In Focus

What will be different about Trump’s historic second impeachment?

Senior Republicans less keen to protect their president at unprecedented new Senate trial

Donald Trump has made history by becoming the first president to be impeached twice, after Congress voted to take action in the wake of last week’s riot on Capitol Hill.

The House of Representatives voted 232-197 yesterday to begin impeachment proceedings against the president, with ten Republicans breaking ranks to side with Democrats in backing a second Senate trial.

Trump is charged with “incitement of insurrection” amid allegations of “encouraging violence with his false claims of election fraud”, the BBC reports. And while the president was acquitted less than a year ago at the conclusion of his last Senate trial, his former allies appear less inclined to back him this time around.

Back in the dock

Impeachment charges are political, rather than criminal, and have political repercussions. If found guilty, Trump would be barred from holding federal office in the future, ending any plans he might have to run for the White House again in 2024.

Congress has cited a speech given by Trump on 6 January to supporters outside the White House in which he told them to “peacefully and patriotically” make their voices heard, but also to “fight like hell” against the result of November’s presidential election, which he has repeatedly claimed was fraudulent.

As The Guardian notes, Wednesday’s vote marks the “most bipartisan impeachment in American history”, with Republican members of Congress lining up to condemn the president.

The vote has opened a faultline within the GOP, however, with “freshman” lawmakers “feuding with each other” over the charges, the paper continues.

Indeed, this second impeachment is taking place against a backdrop of Republic divisions not seen during the first, when the vote in Congress was split along party lines. This time, “some of the most high-profile members of Republican leadership aren’t denouncing the Democratic effort”.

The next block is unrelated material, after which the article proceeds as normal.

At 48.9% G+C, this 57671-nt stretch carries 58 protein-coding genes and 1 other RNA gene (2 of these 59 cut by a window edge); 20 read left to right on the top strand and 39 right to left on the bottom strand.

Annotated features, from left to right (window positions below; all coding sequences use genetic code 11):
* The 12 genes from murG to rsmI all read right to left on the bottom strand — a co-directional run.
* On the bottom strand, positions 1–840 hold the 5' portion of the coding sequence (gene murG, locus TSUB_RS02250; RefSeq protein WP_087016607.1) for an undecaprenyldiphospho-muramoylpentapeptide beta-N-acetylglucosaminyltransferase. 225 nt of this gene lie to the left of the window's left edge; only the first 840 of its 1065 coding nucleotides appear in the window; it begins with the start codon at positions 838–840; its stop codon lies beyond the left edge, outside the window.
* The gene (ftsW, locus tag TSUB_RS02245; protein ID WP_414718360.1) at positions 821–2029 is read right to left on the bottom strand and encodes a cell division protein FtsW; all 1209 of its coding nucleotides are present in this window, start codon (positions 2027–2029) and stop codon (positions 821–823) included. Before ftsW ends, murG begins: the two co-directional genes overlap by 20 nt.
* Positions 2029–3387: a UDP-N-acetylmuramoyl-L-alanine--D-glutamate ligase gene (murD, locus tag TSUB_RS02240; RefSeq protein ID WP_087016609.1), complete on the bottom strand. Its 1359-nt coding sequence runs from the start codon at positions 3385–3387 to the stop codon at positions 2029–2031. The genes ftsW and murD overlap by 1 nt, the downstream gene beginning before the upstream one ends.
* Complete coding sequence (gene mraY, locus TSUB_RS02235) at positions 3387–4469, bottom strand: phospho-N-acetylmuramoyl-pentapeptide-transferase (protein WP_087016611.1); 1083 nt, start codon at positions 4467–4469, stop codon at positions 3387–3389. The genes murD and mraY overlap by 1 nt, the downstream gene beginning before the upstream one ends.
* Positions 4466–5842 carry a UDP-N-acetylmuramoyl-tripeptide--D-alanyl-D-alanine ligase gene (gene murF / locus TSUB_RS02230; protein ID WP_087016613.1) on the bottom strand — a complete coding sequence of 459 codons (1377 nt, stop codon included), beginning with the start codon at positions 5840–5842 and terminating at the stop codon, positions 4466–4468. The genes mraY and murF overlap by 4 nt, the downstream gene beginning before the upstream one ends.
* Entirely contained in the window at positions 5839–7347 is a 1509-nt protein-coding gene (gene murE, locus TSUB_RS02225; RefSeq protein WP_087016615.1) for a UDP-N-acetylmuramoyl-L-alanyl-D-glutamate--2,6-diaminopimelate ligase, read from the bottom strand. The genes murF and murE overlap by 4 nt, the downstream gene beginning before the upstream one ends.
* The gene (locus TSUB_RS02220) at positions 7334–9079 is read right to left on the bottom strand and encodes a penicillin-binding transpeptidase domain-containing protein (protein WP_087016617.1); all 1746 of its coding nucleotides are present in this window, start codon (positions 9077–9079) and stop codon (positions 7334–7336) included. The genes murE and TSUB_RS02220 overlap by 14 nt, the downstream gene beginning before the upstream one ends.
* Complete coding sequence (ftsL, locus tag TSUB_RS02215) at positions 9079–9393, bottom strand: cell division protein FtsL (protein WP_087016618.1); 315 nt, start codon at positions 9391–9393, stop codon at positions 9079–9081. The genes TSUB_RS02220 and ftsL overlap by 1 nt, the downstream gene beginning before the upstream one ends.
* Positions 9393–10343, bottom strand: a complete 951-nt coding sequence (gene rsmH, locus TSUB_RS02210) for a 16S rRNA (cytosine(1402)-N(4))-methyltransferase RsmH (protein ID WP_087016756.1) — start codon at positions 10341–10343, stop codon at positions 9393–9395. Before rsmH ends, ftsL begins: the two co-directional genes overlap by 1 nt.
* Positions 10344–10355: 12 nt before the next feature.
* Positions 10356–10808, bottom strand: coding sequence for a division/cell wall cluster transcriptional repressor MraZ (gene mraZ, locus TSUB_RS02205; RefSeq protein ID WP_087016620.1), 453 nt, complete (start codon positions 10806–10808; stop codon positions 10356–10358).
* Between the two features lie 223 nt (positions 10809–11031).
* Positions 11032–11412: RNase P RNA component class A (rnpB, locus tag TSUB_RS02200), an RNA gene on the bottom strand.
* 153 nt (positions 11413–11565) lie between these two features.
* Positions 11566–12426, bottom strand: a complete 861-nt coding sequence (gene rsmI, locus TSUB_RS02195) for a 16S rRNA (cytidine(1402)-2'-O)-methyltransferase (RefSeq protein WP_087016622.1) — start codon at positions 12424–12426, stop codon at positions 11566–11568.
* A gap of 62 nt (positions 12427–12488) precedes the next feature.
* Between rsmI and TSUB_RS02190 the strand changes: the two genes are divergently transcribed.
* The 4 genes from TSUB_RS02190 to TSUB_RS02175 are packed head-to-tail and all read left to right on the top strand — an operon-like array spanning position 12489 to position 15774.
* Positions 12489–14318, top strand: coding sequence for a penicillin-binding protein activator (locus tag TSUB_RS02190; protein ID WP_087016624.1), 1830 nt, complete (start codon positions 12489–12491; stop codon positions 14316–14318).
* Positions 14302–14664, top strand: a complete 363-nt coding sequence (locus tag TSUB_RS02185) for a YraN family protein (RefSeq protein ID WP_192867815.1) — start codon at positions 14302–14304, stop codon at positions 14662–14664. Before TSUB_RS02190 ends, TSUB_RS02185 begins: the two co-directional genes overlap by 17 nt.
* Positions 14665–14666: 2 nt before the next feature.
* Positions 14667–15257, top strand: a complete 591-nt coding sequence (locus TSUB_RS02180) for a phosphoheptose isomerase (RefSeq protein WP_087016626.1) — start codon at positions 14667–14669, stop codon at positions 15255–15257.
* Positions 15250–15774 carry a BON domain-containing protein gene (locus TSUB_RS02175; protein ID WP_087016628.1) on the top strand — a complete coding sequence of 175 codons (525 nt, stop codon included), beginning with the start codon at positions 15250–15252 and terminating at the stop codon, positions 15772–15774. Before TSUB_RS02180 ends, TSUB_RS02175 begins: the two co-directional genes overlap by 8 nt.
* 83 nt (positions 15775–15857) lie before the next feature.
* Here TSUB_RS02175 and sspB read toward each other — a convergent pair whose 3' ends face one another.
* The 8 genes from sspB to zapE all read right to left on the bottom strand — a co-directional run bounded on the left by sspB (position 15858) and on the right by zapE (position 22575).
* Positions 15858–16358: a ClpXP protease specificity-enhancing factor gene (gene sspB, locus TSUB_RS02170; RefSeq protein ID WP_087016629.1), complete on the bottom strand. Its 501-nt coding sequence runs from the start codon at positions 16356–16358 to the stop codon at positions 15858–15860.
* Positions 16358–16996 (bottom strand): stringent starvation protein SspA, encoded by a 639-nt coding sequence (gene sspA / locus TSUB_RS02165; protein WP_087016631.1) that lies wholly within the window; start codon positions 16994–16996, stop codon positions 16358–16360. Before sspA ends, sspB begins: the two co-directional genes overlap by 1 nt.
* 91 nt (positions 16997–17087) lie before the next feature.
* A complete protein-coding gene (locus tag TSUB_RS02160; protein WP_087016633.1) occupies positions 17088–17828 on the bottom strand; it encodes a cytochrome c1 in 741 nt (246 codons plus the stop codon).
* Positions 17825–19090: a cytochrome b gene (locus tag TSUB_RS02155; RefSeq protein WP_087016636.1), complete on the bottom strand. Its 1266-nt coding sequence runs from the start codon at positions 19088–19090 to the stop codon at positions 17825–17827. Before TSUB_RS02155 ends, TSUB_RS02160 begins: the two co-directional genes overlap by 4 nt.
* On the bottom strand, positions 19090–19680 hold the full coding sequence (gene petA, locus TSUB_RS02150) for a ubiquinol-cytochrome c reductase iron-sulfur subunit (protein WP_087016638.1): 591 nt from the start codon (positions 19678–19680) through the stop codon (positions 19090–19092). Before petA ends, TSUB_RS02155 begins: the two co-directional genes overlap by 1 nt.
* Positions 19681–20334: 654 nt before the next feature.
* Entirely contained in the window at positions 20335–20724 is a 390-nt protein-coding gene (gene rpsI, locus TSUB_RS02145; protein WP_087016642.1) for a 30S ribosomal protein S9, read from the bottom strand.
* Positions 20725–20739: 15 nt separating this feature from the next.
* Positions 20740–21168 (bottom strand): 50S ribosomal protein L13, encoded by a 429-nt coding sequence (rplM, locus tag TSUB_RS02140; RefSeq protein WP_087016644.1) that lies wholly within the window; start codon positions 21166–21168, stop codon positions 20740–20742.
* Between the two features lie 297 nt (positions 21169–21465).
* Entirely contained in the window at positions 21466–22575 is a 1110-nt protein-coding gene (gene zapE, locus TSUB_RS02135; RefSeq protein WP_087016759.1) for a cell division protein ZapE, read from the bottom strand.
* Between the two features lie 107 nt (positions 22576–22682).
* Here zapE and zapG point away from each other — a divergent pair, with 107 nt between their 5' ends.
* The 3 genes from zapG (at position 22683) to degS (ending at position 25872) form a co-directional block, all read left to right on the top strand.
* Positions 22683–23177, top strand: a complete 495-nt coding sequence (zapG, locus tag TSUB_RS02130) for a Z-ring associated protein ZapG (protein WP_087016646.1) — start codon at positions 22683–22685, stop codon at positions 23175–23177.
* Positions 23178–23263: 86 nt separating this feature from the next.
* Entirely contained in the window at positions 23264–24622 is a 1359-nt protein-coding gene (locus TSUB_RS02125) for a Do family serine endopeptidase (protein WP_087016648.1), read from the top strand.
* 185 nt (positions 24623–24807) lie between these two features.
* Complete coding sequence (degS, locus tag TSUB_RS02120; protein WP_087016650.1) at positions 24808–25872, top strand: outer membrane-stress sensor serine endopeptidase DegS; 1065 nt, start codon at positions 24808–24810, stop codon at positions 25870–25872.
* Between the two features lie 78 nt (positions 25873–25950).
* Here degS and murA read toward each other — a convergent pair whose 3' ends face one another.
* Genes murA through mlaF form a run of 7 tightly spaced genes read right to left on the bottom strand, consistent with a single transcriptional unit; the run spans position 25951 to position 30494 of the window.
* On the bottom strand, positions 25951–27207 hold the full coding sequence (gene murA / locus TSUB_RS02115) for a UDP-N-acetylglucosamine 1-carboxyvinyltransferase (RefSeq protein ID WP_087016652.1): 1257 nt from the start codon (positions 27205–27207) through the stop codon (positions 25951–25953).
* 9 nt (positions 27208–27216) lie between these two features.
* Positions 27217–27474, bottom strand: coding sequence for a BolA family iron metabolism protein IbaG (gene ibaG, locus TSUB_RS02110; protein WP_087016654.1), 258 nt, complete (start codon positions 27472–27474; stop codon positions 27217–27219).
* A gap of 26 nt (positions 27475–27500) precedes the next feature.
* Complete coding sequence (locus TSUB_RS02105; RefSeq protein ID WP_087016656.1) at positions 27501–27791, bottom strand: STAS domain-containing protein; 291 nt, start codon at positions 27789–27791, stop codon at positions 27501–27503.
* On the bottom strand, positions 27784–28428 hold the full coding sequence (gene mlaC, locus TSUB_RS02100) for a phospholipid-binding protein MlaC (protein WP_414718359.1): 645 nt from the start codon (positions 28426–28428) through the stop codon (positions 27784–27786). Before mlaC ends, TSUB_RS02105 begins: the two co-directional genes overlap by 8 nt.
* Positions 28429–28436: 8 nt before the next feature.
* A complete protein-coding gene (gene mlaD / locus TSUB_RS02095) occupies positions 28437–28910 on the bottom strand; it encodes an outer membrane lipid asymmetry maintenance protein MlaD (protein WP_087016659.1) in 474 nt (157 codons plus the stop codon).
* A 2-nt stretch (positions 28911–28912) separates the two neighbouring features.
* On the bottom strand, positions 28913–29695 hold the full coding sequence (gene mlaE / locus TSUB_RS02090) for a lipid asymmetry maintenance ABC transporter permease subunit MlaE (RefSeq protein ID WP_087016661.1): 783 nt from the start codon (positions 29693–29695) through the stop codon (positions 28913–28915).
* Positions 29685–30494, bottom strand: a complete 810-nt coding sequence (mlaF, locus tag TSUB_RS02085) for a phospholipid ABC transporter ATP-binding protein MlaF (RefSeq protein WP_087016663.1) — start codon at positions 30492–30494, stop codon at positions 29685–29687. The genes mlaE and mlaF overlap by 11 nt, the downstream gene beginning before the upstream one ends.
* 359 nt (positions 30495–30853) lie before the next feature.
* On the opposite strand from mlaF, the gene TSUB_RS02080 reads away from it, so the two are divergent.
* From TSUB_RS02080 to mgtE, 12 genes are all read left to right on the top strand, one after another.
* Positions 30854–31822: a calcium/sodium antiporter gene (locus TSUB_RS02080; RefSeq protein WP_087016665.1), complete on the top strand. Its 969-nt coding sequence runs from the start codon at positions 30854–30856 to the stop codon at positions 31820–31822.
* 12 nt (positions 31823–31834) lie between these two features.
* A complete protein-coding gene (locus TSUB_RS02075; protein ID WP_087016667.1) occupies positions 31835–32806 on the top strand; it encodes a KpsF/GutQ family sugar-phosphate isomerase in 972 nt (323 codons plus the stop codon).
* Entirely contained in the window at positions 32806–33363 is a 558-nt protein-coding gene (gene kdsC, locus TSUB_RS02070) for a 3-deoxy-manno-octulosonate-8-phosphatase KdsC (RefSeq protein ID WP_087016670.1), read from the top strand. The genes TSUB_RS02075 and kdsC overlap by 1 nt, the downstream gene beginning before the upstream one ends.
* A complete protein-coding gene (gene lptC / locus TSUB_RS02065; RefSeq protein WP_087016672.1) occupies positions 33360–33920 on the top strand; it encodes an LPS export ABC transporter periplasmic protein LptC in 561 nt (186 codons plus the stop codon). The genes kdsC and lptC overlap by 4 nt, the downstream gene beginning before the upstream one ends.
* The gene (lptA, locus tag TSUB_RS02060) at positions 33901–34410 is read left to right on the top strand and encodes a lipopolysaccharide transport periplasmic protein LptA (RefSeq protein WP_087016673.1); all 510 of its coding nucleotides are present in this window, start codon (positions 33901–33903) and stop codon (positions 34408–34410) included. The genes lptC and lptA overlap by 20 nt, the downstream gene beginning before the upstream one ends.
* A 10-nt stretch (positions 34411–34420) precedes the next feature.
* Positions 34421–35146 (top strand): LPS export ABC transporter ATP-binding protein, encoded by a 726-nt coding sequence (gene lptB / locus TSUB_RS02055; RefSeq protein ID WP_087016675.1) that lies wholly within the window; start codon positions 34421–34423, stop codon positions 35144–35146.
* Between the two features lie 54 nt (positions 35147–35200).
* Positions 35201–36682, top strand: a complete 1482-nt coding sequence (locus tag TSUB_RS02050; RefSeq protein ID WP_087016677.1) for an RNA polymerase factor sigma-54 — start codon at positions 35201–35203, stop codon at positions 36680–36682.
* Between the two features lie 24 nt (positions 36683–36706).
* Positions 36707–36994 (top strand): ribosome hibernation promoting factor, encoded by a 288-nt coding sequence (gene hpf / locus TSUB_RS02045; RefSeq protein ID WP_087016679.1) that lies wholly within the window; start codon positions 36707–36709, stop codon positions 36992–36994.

More widely, the row over impeachment has seen “Washington devolve into a miasma of suspicion and conflict”, says The New York Times. During the pre-vote debate, “a Democratic member of Congress accused Republican colleagues of helping the mob last week scout the building in advance”, while some GOP members “sidestepped magnetometers intended to keep guns off the House floor”.

Judge McConnell presiding

Trump is now facing a trial in the Senate. Republican majority leader Mitch McConnell has said that the trial will not begin before Joe Biden’s inauguration next week. 

However, the hugely influential Republican senator “signaled through advisers Tuesday that he would be open to a possible conviction”, reports The Washington Post.

In a statement posted on Twitter yesterday, McConnell said “there was simply no chance that a fair or serious trial could conclude” before Biden takes over the White House on 20 January.

The three previous impeachment proceedings have taken 83, 37 and 21 days respectively, McConnell points out.

All the same, his apparent willingness to open to impeachment marks a huge difference between this second Democratic effort and Trump’s trial in 2020.

“How things will shake out in the Senate is a mystery,” says The Guardian. But “this time it’s conceivable a few more Republicans could join Democrats, though they need 17 to convict”. 

During last year’s trial, only Senator Mitt Romney voted with Democrats against Trump. But McConnell’s suggestion that he could conceive of the president having committed impeachable offences could move the dial.

“I have not made a final decision on how I will vote and I intend to listen to the legal arguments when they are presented to the Senate,” he said in a letter sent to fellow GOP senators. 

As The Guardian notes, such comments from the most powerful Republican on Capitol Hill are “a far cry” from the stance taken by Trump’s party during his first impeachment.

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